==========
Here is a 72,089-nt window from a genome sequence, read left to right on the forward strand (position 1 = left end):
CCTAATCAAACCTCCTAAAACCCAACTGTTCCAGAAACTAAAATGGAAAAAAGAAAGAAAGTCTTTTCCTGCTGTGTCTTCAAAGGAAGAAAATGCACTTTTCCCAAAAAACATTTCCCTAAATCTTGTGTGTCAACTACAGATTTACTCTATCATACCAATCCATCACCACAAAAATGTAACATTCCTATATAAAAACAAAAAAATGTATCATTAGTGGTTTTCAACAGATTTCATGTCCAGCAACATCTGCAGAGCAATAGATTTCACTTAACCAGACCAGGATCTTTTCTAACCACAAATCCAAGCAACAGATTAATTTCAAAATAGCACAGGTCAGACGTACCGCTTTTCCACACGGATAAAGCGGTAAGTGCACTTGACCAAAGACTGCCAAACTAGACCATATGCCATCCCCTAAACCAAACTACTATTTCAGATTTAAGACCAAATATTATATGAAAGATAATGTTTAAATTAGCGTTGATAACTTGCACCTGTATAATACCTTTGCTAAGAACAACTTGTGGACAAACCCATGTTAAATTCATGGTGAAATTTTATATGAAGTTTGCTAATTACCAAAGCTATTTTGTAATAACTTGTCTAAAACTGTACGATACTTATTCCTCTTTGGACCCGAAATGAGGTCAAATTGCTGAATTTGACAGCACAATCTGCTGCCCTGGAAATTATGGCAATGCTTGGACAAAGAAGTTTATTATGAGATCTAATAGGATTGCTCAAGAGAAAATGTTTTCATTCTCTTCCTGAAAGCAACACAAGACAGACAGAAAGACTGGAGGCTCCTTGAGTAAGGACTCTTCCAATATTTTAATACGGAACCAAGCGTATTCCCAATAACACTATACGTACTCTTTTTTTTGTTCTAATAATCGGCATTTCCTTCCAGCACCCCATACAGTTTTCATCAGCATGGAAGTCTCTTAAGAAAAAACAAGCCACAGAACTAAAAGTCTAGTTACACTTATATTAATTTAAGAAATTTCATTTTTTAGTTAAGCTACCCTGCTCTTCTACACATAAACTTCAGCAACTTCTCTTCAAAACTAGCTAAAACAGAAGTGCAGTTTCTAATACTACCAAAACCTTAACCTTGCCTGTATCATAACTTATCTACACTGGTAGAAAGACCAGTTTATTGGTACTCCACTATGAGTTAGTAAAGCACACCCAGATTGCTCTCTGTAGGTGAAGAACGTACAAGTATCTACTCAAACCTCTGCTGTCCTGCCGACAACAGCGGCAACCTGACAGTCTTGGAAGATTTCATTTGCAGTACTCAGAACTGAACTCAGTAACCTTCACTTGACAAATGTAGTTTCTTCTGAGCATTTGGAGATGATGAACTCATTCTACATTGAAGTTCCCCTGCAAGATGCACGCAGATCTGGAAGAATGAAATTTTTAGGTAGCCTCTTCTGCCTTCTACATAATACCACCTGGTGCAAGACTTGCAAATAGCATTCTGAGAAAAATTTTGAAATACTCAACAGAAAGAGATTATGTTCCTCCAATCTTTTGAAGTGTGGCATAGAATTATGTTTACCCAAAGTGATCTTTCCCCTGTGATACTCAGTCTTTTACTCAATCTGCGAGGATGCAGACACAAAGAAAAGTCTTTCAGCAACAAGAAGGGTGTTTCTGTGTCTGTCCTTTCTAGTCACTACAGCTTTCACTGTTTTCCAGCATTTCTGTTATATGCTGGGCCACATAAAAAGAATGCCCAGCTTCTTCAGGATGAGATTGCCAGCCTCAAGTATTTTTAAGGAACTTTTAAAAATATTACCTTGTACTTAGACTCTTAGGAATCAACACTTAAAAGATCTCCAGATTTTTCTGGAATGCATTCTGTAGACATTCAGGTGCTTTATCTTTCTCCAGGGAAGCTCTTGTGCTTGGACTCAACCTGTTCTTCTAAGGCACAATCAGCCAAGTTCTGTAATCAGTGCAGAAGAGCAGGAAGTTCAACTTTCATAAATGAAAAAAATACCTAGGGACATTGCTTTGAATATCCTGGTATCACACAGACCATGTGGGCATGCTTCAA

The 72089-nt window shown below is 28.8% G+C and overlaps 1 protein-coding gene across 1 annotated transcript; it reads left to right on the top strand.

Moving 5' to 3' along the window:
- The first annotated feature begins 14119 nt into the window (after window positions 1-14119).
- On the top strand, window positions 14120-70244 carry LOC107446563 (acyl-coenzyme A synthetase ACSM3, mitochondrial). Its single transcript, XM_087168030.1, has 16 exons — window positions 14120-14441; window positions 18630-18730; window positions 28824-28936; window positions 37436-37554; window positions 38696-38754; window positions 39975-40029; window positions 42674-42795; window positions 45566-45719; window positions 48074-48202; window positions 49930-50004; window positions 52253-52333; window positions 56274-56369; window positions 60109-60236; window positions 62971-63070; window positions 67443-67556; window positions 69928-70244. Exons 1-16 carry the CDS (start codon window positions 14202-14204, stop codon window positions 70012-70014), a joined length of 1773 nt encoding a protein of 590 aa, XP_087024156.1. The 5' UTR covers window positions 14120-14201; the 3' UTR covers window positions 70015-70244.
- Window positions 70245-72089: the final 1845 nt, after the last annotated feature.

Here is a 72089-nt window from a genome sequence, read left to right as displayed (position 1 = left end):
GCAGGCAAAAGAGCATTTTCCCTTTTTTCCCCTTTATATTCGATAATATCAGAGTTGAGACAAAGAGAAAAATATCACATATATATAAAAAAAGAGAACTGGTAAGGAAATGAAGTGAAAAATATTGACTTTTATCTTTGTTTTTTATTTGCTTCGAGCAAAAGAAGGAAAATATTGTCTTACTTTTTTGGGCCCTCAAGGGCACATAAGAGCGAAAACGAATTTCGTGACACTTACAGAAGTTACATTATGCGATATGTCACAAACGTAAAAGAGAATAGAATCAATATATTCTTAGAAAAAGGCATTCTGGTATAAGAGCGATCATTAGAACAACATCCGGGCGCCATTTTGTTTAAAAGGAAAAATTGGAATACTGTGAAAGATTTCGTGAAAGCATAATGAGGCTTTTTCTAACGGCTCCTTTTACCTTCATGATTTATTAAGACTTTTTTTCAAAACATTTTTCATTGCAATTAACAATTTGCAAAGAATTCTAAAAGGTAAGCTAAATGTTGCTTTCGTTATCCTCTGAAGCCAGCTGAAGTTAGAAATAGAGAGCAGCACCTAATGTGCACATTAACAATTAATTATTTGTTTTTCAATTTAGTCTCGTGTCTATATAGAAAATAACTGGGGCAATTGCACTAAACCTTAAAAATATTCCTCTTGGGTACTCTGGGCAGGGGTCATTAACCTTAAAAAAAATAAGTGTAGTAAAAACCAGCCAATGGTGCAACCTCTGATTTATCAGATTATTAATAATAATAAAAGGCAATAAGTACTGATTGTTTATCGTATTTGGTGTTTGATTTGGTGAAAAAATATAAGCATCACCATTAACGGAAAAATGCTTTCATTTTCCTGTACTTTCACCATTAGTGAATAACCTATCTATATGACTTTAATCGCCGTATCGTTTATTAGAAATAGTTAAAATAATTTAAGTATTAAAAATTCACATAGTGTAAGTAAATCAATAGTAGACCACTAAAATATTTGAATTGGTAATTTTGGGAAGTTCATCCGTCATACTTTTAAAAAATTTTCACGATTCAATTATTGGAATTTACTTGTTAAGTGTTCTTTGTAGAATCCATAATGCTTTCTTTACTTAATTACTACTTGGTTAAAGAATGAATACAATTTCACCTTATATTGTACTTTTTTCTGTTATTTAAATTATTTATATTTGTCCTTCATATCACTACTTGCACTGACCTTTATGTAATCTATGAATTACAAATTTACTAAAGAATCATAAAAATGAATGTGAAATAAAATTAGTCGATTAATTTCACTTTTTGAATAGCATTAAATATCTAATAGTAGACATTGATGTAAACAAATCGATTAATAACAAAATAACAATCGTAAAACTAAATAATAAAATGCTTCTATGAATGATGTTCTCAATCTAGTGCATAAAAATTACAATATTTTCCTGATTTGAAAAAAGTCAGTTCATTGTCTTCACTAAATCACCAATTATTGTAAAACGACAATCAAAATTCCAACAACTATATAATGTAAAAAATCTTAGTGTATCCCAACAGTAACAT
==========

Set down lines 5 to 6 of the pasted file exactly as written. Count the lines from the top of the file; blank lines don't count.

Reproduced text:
- The first annotated feature begins 14119 nt into the window (after window positions 1-14119).
- On the top strand, window positions 14120-70244 carry LOC107446563 (acyl-coenzyme A synthetase ACSM3, mitochondrial). Its single transcript, XM_087168030.1, has 16 exons — window positions 14120-14441; window positions 18630-18730; window positions 28824-28936; window positions 37436-37554; window positions 38696-38754; window positions 39975-40029; window positions 42674-42795; window positions 45566-45719; window positions 48074-48202; window positions 49930-50004; window positions 52253-52333; window positions 56274-56369; window positions 60109-60236; window positions 62971-63070; window positions 67443-67556; window positions 69928-70244. Exons 1-16 carry the CDS (start codon window positions 14202-14204, stop codon window positions 70012-70014), a joined length of 1773 nt encoding a protein of 590 aa, XP_087024156.1. The 5' UTR covers window positions 14120-14201; the 3' UTR covers window positions 70015-70244.